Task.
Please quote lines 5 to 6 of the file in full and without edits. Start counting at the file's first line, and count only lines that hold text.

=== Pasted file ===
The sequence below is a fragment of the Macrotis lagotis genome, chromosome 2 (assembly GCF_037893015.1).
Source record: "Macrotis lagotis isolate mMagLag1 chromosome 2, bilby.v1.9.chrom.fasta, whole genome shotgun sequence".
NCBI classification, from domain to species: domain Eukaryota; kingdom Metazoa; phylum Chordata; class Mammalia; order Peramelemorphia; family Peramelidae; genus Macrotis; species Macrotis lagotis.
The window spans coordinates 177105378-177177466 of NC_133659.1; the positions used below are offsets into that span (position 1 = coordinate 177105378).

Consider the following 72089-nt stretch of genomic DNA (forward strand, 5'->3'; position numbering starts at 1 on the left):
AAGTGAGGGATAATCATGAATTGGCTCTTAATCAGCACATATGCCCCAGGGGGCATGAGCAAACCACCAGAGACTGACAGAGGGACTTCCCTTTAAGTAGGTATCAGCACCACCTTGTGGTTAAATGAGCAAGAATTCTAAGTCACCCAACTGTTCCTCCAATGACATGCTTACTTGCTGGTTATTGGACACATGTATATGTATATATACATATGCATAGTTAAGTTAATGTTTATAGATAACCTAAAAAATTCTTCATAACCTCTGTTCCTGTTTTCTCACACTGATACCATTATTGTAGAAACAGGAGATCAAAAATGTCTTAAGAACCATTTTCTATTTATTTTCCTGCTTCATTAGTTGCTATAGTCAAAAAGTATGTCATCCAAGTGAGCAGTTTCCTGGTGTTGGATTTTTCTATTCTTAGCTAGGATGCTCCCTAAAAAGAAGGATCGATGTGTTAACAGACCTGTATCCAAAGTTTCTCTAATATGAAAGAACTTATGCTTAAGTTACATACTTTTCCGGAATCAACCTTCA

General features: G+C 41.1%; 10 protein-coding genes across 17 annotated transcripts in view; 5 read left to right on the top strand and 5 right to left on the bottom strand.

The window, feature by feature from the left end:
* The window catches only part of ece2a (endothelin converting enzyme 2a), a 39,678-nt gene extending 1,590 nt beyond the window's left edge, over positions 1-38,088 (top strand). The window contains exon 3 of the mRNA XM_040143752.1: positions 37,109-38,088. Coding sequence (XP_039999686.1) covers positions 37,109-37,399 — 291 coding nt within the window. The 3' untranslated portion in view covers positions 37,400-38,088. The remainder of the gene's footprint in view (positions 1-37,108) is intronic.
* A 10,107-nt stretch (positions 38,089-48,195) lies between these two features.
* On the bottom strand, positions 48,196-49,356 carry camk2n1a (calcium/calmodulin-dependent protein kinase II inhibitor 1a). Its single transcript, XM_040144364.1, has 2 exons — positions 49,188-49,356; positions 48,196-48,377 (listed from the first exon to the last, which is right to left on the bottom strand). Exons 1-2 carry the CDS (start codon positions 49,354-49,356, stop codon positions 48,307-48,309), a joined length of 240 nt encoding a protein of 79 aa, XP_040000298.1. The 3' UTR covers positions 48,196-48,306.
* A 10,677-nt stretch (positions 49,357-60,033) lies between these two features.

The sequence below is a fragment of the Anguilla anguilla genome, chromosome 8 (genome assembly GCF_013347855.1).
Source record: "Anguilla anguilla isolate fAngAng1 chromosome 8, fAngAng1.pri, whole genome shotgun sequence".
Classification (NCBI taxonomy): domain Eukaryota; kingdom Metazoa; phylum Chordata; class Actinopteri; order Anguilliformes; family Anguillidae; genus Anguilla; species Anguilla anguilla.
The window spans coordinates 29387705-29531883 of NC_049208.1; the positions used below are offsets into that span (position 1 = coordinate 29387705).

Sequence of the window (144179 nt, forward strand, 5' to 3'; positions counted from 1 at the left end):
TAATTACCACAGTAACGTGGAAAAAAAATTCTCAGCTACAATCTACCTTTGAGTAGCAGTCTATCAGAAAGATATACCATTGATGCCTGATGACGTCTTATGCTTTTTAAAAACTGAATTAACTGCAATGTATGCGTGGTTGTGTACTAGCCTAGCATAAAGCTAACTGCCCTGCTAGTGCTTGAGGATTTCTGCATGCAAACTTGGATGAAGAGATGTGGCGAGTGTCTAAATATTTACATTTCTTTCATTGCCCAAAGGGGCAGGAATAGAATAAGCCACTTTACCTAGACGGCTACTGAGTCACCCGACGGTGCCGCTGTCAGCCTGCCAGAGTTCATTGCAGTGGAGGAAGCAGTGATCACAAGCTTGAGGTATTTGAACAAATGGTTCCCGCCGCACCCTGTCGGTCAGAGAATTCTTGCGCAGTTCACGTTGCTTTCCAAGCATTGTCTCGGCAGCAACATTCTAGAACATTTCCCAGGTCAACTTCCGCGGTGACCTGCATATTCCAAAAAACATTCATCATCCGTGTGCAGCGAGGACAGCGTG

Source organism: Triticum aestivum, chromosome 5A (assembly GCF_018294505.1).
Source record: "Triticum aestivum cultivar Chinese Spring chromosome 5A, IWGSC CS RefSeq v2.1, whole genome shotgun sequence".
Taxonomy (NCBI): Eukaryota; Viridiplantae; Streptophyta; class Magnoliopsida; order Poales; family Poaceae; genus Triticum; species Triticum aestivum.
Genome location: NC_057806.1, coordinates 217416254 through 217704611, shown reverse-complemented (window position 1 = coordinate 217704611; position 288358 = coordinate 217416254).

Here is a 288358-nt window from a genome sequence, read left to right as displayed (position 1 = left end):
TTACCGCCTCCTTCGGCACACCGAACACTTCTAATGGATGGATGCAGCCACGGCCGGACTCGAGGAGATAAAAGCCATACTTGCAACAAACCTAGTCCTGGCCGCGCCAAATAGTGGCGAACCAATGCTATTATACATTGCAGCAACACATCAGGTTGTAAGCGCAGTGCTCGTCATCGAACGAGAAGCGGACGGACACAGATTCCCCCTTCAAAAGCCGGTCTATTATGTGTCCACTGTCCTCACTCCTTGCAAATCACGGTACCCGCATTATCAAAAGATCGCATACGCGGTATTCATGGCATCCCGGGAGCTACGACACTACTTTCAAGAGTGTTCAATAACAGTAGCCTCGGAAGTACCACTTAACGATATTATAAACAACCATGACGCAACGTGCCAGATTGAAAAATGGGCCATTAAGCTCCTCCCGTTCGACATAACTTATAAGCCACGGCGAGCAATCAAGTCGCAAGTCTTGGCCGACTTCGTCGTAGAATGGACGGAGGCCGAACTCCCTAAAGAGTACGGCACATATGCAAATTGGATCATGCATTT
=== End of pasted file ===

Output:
Consider the following 72089-nt stretch of genomic DNA (forward strand, 5'->3'; position numbering starts at 1 on the left):
AAGTGAGGGATAATCATGAATTGGCTCTTAATCAGCACATATGCCCCAGGGGGCATGAGCAAACCACCAGAGACTGACAGAGGGACTTCCCTTTAAGTAGGTATCAGCACCACCTTGTGGTTAAATGAGCAAGAATTCTAAGTCACCCAACTGTTCCTCCAATGACATGCTTACTTGCTGGTTATTGGACACATGTATATGTATATATACATATGCATAGTTAAGTTAATGTTTATAGATAACCTAAAAAATTCTTCATAACCTCTGTTCCTGTTTTCTCACACTGATACCATTATTGTAGAAACAGGAGATCAAAAATGTCTTAAGAACCATTTTCTATTTATTTTCCTGCTTCATTAGTTGCTATAGTCAAAAAGTATGTCATCCAAGTGAGCAGTTTCCTGGTGTTGGATTTTTCTATTCTTAGCTAGGATGCTCCCTAAAAAGAAGGATCGATGTGTTAACAGACCTGTATCCAAAGTTTCTCTAATATGAAAGAACTTATGCTTAAGTTACATACTTTTCCGGAATCAACCTTCA